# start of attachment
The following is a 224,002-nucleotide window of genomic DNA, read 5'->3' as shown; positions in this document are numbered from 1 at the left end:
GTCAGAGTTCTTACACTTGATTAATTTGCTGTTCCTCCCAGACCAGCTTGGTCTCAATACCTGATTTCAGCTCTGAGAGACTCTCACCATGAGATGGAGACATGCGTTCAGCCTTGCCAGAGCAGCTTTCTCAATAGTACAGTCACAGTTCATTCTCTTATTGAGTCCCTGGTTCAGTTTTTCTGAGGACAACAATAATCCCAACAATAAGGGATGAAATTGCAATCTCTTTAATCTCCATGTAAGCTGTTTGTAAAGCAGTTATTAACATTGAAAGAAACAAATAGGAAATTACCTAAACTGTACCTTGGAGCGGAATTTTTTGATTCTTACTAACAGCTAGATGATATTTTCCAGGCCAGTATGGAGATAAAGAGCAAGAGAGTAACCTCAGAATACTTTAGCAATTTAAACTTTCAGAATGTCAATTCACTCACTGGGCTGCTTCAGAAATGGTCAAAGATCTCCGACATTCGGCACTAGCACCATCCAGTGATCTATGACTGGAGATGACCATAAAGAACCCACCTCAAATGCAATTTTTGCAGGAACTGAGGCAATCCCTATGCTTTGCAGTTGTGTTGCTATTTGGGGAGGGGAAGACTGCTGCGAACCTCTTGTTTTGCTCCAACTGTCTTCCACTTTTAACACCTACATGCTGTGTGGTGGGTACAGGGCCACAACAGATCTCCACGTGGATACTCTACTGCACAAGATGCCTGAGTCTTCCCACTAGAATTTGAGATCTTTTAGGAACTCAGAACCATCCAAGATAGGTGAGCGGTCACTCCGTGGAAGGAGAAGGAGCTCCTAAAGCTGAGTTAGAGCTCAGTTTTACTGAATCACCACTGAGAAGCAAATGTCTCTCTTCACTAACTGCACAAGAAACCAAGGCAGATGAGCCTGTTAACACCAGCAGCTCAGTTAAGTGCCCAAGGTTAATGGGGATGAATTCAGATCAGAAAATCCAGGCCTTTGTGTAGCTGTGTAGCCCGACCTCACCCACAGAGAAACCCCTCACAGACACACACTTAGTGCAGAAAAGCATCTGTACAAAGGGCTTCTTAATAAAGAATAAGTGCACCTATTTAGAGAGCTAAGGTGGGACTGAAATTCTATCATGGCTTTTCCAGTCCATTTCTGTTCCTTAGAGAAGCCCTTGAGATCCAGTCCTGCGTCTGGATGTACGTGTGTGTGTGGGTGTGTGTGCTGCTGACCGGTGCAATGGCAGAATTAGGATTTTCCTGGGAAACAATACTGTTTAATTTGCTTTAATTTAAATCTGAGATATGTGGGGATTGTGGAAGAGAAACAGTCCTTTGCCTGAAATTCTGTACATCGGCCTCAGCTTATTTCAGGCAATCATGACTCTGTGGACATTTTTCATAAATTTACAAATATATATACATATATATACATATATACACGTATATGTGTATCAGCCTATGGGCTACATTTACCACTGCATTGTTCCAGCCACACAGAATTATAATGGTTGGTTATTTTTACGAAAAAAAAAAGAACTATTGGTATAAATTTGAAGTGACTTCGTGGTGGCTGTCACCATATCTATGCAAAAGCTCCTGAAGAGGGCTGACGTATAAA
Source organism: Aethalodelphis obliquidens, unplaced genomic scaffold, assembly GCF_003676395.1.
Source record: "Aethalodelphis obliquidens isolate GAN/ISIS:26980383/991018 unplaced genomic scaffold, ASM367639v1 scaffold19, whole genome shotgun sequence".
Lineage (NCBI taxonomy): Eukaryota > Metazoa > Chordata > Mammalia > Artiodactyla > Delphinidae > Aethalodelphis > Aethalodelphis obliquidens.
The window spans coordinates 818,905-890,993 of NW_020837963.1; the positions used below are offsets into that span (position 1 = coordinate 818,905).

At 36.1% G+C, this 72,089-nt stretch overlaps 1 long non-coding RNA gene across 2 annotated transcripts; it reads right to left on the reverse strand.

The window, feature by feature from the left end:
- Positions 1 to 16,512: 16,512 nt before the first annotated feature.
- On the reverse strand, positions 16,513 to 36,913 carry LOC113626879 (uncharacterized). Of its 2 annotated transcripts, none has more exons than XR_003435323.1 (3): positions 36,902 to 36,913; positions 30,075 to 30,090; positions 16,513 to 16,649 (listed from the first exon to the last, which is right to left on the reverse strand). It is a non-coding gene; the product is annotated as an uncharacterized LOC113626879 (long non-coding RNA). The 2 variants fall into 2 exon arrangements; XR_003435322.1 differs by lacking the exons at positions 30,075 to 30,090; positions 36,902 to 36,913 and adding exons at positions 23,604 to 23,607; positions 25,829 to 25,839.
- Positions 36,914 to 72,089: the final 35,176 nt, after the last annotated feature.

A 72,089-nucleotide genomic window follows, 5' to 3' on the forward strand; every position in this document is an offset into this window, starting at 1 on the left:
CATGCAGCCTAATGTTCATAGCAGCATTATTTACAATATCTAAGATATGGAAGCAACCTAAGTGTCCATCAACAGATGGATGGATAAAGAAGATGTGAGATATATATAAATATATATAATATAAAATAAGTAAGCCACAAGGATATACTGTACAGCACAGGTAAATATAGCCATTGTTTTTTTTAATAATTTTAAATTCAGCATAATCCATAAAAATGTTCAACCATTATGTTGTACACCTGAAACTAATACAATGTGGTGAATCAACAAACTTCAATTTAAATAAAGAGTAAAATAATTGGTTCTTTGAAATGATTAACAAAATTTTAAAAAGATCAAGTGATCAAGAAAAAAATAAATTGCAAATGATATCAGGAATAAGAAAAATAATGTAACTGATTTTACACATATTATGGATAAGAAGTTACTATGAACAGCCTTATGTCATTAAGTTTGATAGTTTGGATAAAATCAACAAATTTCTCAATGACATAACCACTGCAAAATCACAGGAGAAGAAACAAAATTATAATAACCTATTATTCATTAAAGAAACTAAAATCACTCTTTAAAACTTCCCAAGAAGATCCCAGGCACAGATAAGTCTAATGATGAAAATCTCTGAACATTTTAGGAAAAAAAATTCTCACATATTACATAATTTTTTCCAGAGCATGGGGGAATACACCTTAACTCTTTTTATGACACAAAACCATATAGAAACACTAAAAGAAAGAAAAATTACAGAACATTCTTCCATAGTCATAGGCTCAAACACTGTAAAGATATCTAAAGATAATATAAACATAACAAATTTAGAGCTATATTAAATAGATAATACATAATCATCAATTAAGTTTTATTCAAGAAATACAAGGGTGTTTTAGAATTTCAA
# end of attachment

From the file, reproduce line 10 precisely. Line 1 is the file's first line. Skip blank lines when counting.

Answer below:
- On the reverse strand, positions 16,513 to 36,913 carry LOC113626879 (uncharacterized). Of its 2 annotated transcripts, none has more exons than XR_003435323.1 (3): positions 36,902 to 36,913; positions 30,075 to 30,090; positions 16,513 to 16,649 (listed from the first exon to the last, which is right to left on the reverse strand). It is a non-coding gene; the product is annotated as an uncharacterized LOC113626879 (long non-coding RNA). The 2 variants fall into 2 exon arrangements; XR_003435322.1 differs by lacking the exons at positions 30,075 to 30,090; positions 36,902 to 36,913 and adding exons at positions 23,604 to 23,607; positions 25,829 to 25,839.